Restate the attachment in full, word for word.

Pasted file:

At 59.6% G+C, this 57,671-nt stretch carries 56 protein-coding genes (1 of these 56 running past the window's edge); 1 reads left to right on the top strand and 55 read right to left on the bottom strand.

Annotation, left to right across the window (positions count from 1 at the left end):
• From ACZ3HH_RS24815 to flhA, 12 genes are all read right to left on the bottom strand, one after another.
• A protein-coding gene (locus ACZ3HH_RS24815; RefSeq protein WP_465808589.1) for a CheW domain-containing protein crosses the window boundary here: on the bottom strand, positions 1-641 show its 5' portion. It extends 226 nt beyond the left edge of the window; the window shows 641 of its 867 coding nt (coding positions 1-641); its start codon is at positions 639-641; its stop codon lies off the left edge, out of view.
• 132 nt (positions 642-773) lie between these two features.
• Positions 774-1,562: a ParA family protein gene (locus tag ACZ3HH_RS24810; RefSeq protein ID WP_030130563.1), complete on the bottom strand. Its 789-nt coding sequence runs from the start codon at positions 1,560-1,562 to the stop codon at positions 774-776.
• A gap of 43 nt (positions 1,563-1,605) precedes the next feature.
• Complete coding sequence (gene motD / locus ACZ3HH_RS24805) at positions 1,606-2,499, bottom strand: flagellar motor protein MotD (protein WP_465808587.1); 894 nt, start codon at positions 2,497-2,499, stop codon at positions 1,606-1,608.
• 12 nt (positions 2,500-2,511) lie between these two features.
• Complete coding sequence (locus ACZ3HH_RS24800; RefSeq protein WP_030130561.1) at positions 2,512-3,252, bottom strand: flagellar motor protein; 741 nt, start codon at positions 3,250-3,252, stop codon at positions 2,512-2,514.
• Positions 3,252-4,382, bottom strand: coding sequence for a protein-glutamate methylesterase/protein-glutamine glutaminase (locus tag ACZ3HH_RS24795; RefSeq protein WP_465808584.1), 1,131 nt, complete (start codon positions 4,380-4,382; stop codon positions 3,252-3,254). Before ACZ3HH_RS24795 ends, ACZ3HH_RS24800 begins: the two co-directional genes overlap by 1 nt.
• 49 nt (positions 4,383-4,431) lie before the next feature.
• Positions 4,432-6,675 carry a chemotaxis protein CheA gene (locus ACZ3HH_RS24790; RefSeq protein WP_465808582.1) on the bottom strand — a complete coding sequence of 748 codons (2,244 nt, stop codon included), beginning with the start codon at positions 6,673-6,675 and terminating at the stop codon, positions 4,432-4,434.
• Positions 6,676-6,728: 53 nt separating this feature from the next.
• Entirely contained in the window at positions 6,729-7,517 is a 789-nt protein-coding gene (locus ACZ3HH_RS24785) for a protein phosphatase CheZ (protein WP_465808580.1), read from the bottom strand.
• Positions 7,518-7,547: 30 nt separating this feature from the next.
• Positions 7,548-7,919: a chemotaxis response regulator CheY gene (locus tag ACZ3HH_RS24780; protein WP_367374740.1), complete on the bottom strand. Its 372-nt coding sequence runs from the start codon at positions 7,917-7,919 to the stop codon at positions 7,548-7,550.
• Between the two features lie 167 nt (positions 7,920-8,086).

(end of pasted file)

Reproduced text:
At 59.6% G+C, this 57,671-nt stretch carries 56 protein-coding genes (1 of these 56 running past the window's edge); 1 reads left to right on the top strand and 55 read right to left on the bottom strand.

Annotation, left to right across the window (positions count from 1 at the left end):
• From ACZ3HH_RS24815 to flhA, 12 genes are all read right to left on the bottom strand, one after another.
• A protein-coding gene (locus ACZ3HH_RS24815; RefSeq protein WP_465808589.1) for a CheW domain-containing protein crosses the window boundary here: on the bottom strand, positions 1-641 show its 5' portion. It extends 226 nt beyond the left edge of the window; the window shows 641 of its 867 coding nt (coding positions 1-641); its start codon is at positions 639-641; its stop codon lies off the left edge, out of view.
• 132 nt (positions 642-773) lie between these two features.
• Positions 774-1,562: a ParA family protein gene (locus tag ACZ3HH_RS24810; RefSeq protein ID WP_030130563.1), complete on the bottom strand. Its 789-nt coding sequence runs from the start codon at positions 1,560-1,562 to the stop codon at positions 774-776.
• A gap of 43 nt (positions 1,563-1,605) precedes the next feature.
• Complete coding sequence (gene motD / locus ACZ3HH_RS24805) at positions 1,606-2,499, bottom strand: flagellar motor protein MotD (protein WP_465808587.1); 894 nt, start codon at positions 2,497-2,499, stop codon at positions 1,606-1,608.
• 12 nt (positions 2,500-2,511) lie between these two features.
• Complete coding sequence (locus ACZ3HH_RS24800; RefSeq protein WP_030130561.1) at positions 2,512-3,252, bottom strand: flagellar motor protein; 741 nt, start codon at positions 3,250-3,252, stop codon at positions 2,512-2,514.
• Positions 3,252-4,382, bottom strand: coding sequence for a protein-glutamate methylesterase/protein-glutamine glutaminase (locus tag ACZ3HH_RS24795; RefSeq protein WP_465808584.1), 1,131 nt, complete (start codon positions 4,380-4,382; stop codon positions 3,252-3,254). Before ACZ3HH_RS24795 ends, ACZ3HH_RS24800 begins: the two co-directional genes overlap by 1 nt.
• 49 nt (positions 4,383-4,431) lie before the next feature.
• Positions 4,432-6,675 carry a chemotaxis protein CheA gene (locus ACZ3HH_RS24790; RefSeq protein WP_465808582.1) on the bottom strand — a complete coding sequence of 748 codons (2,244 nt, stop codon included), beginning with the start codon at positions 6,673-6,675 and terminating at the stop codon, positions 4,432-4,434.
• Positions 6,676-6,728: 53 nt separating this feature from the next.
• Entirely contained in the window at positions 6,729-7,517 is a 789-nt protein-coding gene (locus ACZ3HH_RS24785) for a protein phosphatase CheZ (protein WP_465808580.1), read from the bottom strand.
• Positions 7,518-7,547: 30 nt separating this feature from the next.
• Positions 7,548-7,919: a chemotaxis response regulator CheY gene (locus tag ACZ3HH_RS24780; protein WP_367374740.1), complete on the bottom strand. Its 372-nt coding sequence runs from the start codon at positions 7,917-7,919 to the stop codon at positions 7,548-7,550.
• Between the two features lie 167 nt (positions 7,920-8,086).